Here, *U _{t}* is the single-particle time evolution operator. Note that the time argument 0 is omitted throughout for simplicity.

Second, to evaluate the ensemble average in (66), we recall that the outgoing Floquet scattering states *T _{α}* and chemical potential

*μ*. Hence, provided that all reservoirs are mutually independent, the quantum-statistical average of an ordered pair of one creation and one anihilation operator is given by the grand canonical rule

_{α}denotes the Fermi function of the reservoir *α* and Boltzmann’s constant is set to 1 throughout; averages of products that contain different numbers of creation and annihilation are zero [8], [9], [24].

Inserting (67) into the formula (66) and using (70) yields

where we have used the Fourier expansion (64) for the second identity. Upon recalling the matrix elements (65), the mean currents can now be expressed in terms of the Floquet scattering amplitudes of the conductor and the Fermi functions of the attached reservoirs,

This formula, which holds arbitrary far from equilibrium, shows that the conductance properties of a coherent multi-terminal system are fully determined by its Floquet scattering amplitudes. In the limit

The physical consistency of the current formula (72) derives from the sum rules

which follow directly from the unitarity conditions for the Floquet scattering amplitudes, (45). By using the first of these relations, (72) can be rewritten in the form

This result shows that the mean currents indeed vanish in equilibrium, i.e. if all reservoirs are at the same temperature and chemical potential and the external driving fields are turned off. Furthermore, by summing both sides of (72) over the terminal index and using the second sum rule in (73), we recover the fundamental conservation laws for matter and energy,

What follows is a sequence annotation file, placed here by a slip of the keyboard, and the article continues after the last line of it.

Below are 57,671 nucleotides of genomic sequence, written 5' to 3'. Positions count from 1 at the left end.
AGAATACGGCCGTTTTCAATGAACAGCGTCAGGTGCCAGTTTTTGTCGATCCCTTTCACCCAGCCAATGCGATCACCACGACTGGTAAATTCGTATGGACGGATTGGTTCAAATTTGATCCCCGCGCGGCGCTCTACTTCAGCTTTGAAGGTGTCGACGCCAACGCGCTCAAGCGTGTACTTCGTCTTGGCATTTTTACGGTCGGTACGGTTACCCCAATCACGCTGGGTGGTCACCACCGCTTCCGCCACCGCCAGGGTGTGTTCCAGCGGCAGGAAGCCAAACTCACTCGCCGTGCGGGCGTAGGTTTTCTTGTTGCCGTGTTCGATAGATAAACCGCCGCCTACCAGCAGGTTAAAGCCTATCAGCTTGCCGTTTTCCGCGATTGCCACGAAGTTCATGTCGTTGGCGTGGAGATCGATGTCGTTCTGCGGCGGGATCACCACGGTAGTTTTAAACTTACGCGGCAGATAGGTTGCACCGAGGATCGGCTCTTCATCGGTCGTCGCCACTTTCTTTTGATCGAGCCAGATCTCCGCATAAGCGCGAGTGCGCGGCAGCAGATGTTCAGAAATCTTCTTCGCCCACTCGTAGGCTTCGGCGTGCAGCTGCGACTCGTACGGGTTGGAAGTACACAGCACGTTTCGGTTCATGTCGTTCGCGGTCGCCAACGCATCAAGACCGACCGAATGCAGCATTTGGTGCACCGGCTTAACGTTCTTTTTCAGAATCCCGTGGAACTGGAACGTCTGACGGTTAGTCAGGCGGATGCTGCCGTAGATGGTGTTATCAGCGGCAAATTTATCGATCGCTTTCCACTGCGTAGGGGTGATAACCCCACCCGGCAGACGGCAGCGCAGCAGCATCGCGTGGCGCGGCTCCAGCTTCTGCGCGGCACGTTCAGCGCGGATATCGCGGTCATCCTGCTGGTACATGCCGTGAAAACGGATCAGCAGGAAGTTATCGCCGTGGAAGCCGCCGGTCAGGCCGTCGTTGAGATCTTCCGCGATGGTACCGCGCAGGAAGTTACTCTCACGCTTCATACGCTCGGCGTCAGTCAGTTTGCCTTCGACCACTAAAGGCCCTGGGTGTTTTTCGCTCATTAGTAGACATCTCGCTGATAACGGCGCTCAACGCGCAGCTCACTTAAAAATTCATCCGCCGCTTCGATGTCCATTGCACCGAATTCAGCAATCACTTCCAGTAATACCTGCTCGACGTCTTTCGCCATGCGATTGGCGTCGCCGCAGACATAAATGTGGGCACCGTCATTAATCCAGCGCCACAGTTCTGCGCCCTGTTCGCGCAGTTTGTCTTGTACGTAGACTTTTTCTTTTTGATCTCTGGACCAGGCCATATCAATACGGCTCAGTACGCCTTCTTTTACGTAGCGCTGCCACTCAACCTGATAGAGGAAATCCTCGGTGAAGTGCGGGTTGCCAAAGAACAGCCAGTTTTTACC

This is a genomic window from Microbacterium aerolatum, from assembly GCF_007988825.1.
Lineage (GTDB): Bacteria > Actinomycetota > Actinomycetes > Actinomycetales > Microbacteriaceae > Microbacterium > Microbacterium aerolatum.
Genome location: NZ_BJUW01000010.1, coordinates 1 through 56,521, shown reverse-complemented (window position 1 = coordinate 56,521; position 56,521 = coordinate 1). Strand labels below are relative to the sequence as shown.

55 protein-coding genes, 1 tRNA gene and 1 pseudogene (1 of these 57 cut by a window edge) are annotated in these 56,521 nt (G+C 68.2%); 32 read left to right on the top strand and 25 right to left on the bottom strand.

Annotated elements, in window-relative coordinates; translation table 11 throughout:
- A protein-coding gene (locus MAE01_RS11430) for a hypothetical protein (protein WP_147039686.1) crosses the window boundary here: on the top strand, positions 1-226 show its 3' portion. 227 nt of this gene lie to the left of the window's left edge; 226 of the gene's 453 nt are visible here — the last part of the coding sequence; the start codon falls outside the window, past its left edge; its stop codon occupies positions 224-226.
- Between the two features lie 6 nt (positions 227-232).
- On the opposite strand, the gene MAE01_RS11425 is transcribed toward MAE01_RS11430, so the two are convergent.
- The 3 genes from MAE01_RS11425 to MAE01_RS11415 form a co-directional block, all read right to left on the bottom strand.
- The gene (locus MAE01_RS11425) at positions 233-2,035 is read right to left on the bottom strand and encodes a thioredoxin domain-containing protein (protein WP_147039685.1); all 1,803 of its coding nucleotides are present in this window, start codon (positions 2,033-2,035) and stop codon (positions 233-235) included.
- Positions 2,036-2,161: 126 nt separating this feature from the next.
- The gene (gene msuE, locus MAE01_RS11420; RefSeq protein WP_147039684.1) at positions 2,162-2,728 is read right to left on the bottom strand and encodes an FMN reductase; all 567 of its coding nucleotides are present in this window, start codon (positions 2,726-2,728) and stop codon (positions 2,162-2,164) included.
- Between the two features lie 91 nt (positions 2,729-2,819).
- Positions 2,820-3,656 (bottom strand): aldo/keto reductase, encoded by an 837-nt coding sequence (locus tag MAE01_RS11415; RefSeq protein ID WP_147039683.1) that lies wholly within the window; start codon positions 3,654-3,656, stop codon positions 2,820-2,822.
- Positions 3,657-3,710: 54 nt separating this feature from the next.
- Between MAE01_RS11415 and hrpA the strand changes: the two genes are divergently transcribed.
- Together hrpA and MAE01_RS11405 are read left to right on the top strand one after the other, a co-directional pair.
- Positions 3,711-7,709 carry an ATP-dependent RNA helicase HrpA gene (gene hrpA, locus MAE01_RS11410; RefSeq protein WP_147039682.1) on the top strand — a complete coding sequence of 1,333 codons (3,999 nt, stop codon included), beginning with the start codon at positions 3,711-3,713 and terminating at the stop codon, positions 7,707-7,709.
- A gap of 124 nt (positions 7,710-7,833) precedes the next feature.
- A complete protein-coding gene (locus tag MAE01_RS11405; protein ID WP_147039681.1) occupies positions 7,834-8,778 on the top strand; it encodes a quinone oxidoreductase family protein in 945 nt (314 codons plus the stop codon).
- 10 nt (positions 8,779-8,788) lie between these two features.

The average power that is injected into the system through the external driving,

### 6.3 Zero-Frequency Noise

The zero-frequency noise, or noise power, of the matter and energy currents in a multi-terminal conductor is given by the general formula

for

has been introduced for the correlation function of the observables *A* and *B*. The quantity

with dots being inserted to improve readability. The correlation function of the scattering field operators in (79) can be evaluated using the finite-temperature version of Wick’s theorem [44], which implies

Here, we have used the commutation rules (61) and the grand canonical averaging rule (70) for the last identity. After inserting (80) and the Fourier expansion of the current matrix elements (64) into (79), we can carry out the time integrals. This step yields

Upon taking the limit *t* → ∞ with the help of *Lemma 2* of App. 9, this expression simplifies to the compact result

where we have applied the relation

The zero-frequency noise can now be expressed in terms of the Floquet scattering amplitudes of the driven conductor and the Fermi functions of the reservoirs. To this end, we insert the matrix elements (65) into (82). After some algebra, we thus obtain the explicit formula

where we have introduced the abbreviations

for convenience.^{[7]}

In order to analyze the physical content of the key result (83), it is instructive to divide the noise power into two contributions, ^{[8]}

Here, the thermal noise, or Nyquist–Johnson noise, ^{[9]}. By contrast, the non-equilibrium noise

As a final remark for this section, we note that, although we have focused here on matter and energy currents, our analysis applies to any set of generalized currents that can be represented by operators of the form

with real coefficients

where

for

## 7 Thermodynamics

### 7.1 The First Law

The first law for periodically driven multi-terminal conductors follows directly from the conservation laws (75) and can be formulated as

where *μ* denotes the base level of the chemical potential. It governs the balance between the thermal energy that is injected into the system by the reservoirs through the heat currents

### 7.2 The Second Law

The second law requires that the average rate of entropy production that is caused by the transport process is non-negative, that is [45]

A simple demonstration that the Floquet scattering approach is consistent with this constraint uses only the sum rules (73) and the fact that the Fermi distribution is the derivative of a convex function, for details see [46], [47]. In the following, we provide an alternative proof, which also shows that the dissipation rate *σ* can only become zero if all currents in the system vanish.

Our proof is inspired by methods that are usually employed to derive bounds on quantum entropy functions, for details see [48]. The key idea is to express the rate of entropy production in terms of the binary entropy function